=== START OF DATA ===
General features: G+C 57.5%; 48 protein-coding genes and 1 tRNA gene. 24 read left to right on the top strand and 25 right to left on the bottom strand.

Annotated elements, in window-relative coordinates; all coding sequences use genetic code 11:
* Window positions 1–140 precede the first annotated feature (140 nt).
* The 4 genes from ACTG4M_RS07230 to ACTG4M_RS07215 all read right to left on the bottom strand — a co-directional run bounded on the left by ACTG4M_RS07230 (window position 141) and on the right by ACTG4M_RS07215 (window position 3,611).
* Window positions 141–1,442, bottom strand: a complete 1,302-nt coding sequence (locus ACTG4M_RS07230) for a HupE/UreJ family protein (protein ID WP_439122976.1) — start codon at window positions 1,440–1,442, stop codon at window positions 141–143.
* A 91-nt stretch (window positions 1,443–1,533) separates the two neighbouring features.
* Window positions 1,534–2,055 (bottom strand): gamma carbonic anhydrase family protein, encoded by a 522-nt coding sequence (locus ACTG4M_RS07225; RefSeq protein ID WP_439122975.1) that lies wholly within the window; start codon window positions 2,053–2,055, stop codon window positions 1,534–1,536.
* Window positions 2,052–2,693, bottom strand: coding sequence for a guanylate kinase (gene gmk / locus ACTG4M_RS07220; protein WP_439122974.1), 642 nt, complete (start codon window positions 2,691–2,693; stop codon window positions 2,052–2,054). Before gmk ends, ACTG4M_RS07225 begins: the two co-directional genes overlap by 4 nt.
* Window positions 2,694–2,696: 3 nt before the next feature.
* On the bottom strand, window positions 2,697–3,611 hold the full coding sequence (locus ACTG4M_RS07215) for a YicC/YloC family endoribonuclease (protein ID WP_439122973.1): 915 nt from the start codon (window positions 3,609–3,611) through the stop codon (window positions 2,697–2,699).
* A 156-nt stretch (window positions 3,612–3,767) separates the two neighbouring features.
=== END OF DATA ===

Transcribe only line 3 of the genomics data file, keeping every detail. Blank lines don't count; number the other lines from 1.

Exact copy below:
* Window positions 1–140 precede the first annotated feature (140 nt).